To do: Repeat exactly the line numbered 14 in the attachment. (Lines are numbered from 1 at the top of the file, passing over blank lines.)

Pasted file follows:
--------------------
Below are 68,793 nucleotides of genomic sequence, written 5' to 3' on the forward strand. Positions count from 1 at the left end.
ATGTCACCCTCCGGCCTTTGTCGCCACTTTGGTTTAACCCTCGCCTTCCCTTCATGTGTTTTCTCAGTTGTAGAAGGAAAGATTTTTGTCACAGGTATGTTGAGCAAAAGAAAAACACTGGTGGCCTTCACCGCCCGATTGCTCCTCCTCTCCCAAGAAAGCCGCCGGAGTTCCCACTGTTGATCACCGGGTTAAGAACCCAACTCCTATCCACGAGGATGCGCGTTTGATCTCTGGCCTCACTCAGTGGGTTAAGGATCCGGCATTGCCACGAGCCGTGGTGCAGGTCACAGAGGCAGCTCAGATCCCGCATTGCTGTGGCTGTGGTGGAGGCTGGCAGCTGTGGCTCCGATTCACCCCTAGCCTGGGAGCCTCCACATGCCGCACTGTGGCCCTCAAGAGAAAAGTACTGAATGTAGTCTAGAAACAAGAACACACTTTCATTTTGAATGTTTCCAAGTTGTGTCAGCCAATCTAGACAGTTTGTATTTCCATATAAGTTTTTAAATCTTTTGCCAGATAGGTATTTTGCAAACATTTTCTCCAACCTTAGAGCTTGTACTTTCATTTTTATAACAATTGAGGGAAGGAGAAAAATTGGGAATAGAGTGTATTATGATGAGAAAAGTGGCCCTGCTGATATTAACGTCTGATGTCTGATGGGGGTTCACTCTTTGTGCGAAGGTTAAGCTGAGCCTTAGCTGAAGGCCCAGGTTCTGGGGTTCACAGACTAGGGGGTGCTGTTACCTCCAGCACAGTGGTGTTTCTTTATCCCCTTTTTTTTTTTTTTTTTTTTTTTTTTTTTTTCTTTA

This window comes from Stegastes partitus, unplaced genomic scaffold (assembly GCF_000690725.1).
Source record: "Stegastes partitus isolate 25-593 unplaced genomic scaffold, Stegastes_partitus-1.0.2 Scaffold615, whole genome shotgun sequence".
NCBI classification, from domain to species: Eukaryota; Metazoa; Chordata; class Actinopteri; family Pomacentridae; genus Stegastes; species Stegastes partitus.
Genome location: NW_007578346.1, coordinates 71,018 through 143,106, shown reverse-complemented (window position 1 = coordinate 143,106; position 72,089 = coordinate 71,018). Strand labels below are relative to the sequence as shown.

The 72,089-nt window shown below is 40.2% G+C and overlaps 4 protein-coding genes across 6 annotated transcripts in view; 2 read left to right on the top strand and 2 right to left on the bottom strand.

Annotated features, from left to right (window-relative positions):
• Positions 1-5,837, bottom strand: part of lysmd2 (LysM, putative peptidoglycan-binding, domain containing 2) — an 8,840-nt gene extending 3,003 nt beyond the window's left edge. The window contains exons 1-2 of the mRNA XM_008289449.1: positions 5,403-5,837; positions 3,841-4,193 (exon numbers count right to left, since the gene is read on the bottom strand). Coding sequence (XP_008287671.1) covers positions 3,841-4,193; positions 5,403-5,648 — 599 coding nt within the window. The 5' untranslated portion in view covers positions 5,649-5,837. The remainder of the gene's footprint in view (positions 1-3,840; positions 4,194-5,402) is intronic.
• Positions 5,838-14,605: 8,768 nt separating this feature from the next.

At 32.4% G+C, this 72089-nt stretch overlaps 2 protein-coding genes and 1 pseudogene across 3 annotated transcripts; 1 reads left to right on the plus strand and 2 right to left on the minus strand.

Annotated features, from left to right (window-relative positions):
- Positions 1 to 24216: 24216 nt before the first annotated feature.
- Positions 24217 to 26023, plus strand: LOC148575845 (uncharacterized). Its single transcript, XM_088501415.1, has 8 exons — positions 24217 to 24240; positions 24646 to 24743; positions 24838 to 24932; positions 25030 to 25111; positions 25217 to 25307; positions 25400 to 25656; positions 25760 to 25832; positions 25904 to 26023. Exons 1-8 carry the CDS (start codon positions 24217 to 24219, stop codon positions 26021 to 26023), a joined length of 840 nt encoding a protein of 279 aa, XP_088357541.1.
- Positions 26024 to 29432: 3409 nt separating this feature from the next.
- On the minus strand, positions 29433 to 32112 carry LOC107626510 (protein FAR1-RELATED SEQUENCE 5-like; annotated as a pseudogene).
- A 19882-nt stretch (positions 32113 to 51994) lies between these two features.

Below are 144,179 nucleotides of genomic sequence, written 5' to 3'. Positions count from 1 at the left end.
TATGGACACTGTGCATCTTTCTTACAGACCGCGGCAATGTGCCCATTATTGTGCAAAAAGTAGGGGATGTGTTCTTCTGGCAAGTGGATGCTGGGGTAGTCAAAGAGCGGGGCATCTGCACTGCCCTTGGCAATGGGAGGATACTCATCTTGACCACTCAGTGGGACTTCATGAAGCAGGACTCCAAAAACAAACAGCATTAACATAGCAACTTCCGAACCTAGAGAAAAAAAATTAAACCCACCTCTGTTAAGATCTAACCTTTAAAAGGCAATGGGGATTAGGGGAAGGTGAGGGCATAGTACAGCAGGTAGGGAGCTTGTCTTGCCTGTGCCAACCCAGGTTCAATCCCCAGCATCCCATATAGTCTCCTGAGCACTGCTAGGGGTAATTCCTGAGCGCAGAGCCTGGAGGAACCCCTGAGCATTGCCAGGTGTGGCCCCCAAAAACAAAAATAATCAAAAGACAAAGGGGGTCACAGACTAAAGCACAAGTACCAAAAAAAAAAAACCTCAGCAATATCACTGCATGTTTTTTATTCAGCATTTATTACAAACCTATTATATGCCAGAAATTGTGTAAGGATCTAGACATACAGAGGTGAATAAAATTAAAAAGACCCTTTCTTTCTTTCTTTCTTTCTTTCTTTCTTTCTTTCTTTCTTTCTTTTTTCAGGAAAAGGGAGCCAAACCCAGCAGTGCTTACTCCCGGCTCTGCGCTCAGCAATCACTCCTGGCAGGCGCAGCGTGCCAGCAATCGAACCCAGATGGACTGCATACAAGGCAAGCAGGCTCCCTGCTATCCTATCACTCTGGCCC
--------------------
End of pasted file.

- Positions 24217 to 26023, plus strand: LOC148575845 (uncharacterized). Its single transcript, XM_088501415.1, has 8 exons — positions 24217 to 24240; positions 24646 to 24743; positions 24838 to 24932; positions 25030 to 25111; positions 25217 to 25307; positions 25400 to 25656; positions 25760 to 25832; positions 25904 to 26023. Exons 1-8 carry the CDS (start codon positions 24217 to 24219, stop codon positions 26021 to 26023), a joined length of 840 nt encoding a protein of 279 aa, XP_088357541.1.